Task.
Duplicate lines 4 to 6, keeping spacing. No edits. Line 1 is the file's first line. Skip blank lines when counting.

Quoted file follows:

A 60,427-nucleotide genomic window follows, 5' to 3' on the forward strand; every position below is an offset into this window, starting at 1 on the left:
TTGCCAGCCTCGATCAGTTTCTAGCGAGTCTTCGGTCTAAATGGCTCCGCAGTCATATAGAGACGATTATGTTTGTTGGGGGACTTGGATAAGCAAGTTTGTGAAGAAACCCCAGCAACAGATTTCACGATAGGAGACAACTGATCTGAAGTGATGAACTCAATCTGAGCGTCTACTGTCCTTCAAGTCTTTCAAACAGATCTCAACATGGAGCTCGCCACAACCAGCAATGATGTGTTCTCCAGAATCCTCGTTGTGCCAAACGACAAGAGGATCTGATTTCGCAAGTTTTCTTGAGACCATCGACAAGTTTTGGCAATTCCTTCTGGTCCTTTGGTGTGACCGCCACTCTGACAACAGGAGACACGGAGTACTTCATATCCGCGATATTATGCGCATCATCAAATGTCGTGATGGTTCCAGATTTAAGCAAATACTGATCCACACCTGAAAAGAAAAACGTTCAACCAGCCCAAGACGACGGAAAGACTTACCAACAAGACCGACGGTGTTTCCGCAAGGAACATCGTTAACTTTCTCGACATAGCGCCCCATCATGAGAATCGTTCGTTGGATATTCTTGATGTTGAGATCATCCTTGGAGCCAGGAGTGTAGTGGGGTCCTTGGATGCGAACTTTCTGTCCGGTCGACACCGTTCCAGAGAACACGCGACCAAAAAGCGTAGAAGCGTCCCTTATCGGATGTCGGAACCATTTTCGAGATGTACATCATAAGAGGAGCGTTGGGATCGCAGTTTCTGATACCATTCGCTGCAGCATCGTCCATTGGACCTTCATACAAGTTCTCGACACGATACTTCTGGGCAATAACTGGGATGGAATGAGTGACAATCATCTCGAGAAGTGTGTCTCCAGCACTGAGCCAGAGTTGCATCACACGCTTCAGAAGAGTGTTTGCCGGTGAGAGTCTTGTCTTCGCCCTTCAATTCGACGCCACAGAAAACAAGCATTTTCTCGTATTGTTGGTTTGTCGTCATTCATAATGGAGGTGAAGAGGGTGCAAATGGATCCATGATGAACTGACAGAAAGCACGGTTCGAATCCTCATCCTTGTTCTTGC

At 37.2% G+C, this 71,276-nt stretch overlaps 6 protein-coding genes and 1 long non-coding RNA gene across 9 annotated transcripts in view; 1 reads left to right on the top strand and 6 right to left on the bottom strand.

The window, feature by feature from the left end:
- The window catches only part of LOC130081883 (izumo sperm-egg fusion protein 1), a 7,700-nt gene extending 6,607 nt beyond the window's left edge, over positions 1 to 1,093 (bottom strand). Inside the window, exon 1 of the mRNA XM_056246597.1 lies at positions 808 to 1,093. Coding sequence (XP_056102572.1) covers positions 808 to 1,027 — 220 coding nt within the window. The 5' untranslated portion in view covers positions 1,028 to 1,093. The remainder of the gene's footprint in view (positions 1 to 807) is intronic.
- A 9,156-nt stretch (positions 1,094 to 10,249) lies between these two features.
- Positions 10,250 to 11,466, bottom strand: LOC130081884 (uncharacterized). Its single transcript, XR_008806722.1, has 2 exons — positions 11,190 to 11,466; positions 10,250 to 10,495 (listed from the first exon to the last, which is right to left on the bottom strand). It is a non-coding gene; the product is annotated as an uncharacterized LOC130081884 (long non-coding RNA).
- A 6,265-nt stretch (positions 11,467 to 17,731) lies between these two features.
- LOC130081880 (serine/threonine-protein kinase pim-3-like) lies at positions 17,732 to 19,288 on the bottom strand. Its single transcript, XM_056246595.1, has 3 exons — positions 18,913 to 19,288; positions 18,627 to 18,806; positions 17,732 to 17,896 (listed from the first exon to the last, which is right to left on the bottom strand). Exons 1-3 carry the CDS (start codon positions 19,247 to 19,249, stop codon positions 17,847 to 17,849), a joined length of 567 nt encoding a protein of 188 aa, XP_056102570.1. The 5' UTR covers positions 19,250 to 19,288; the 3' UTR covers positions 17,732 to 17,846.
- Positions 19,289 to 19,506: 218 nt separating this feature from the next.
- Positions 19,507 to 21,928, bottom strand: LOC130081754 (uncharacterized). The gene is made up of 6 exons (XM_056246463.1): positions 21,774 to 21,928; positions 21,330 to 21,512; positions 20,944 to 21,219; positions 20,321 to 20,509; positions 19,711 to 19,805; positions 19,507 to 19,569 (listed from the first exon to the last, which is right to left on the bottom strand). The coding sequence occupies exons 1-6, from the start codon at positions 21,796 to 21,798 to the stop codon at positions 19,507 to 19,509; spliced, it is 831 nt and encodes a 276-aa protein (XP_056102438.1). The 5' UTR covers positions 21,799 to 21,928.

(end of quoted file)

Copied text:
The window, feature by feature from the left end:
- The window catches only part of LOC130081883 (izumo sperm-egg fusion protein 1), a 7,700-nt gene extending 6,607 nt beyond the window's left edge, over positions 1 to 1,093 (bottom strand). Inside the window, exon 1 of the mRNA XM_056246597.1 lies at positions 808 to 1,093. Coding sequence (XP_056102572.1) covers positions 808 to 1,027 — 220 coding nt within the window. The 5' untranslated portion in view covers positions 1,028 to 1,093. The remainder of the gene's footprint in view (positions 1 to 807) is intronic.
- A 9,156-nt stretch (positions 1,094 to 10,249) lies between these two features.